President Peter Mutharika on Monday described abductions and killings against people with albinism as terrorism against them and vowed his government will win the war.
He was speaking in Kasungu during the International Albinism Awareness Day.
“You have taken enough lives of my people. You have taken away the peace of the people with albinism. Now you will face the law. Your time is up, we are now at war,” said the President.
He said the minister of Justice Samuel Tembenu will soon table a bill in parliament aimed at strengthening the protection of people with albinism.
Mutharika said the government has appointed a special prosecutor on cases of people with albinism.
He commended Chief Justice Andrew Nyirenda for his decision to direct that all cases of people with albinism should be handled by people with albinism.
Mutharika said police have since arrested 130 people in connection with the abductions and murders of people with albinism and 69 cases are under way in courts.
“People elsewhere are taking us as fools, they think we are ignorant, this is embarrassing, it is deaming and it is sinful,” he said.
Mutharika said his government remains vigilant and has have put in place strategies to eradicate the attacks of vulrnerable people.
“ These deliberate action plans are bearing fruits as our law enforcement agents are clamping down on the vice through arrests of perpetrators, special protection of people living with albinism and public awareness on what communities can do to join the fight,” he said.
The President said “fight rages on and surely we will emerge victorious against this evil.”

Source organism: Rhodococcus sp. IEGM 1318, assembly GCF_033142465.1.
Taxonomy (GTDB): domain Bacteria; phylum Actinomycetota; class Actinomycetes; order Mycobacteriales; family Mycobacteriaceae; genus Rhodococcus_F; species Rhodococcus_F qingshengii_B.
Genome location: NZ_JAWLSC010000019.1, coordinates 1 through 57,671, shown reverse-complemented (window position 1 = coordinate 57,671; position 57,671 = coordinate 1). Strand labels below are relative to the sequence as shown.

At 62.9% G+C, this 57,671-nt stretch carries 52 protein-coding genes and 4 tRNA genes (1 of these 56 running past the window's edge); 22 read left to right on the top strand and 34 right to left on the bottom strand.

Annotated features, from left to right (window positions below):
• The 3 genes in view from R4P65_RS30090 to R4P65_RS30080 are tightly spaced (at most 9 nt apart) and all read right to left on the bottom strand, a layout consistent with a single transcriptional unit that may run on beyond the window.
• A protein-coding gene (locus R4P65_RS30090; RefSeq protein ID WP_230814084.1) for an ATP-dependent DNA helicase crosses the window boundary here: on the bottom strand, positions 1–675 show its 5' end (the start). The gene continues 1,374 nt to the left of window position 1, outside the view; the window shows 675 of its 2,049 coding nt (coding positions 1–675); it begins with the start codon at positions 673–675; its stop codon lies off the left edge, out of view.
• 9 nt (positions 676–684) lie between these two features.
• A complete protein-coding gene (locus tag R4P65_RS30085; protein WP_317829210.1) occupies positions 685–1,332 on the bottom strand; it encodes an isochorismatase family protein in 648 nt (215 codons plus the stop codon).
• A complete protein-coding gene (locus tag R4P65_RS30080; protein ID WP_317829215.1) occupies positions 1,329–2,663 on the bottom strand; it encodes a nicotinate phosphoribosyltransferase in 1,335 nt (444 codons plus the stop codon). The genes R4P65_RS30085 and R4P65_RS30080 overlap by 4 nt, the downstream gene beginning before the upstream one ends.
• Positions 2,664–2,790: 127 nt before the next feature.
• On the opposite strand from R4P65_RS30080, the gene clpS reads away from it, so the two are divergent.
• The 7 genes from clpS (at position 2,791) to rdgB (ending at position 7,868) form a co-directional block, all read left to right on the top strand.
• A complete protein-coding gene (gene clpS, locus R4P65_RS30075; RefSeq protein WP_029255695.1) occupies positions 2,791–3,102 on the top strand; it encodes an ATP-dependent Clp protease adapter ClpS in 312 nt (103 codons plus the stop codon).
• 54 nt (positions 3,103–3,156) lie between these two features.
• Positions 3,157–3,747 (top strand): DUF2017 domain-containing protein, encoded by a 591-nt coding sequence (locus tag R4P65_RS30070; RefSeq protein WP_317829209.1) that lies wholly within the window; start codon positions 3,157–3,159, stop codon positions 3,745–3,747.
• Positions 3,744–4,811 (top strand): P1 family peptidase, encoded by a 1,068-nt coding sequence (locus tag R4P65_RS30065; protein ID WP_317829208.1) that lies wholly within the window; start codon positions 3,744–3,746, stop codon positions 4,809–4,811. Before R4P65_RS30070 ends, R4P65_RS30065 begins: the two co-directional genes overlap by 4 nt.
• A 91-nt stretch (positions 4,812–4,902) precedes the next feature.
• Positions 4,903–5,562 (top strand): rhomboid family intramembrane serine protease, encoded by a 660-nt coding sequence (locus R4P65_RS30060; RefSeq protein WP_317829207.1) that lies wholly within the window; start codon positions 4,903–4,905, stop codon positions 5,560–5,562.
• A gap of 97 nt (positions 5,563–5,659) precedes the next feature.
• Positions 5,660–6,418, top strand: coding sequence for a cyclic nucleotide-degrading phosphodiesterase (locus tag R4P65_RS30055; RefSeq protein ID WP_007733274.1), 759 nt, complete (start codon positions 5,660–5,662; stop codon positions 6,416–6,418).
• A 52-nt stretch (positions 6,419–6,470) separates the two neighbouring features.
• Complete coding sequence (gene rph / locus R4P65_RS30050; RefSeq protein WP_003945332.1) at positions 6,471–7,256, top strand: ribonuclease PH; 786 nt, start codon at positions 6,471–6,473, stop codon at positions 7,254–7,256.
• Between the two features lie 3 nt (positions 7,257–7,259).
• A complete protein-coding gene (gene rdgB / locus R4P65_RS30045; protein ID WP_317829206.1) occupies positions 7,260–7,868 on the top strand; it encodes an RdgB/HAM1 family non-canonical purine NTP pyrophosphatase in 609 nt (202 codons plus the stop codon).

Meanwhile, Amnesty International (AI) has urged Malawi government to ensure that he rights of people with albinism must be guaranteed.
“Malawian officials must live up to their promises to end violence against people with albinism and tackle discrimination against this group,” AI said in a statement issued on Monday on International Albinism Awareness.
“Recognition by the Malawian authorities at the highest level that people with albinism not only experience daily discrimination but also live in constant fear of attacks is an important step in addressing the problem,” said Deprose Muchena, AI regional director for Southern Africa.
“Malawian police need more resources and must conduct thorough and effective investigations to bring the abductions and killings to an end.
“Visible policing in rural areas coupled with an effective public education campaigns can contribute significantly in arresting the problem,” Muchena said.
On June 7, an AI delegation presented the organisation’s latest report on Malawi to Mutharika and other officials, including the inspector general of police, the minister of gender, children, disability, and social welfare, and the minister of justice.Follow and Subscribe Nyasa TV :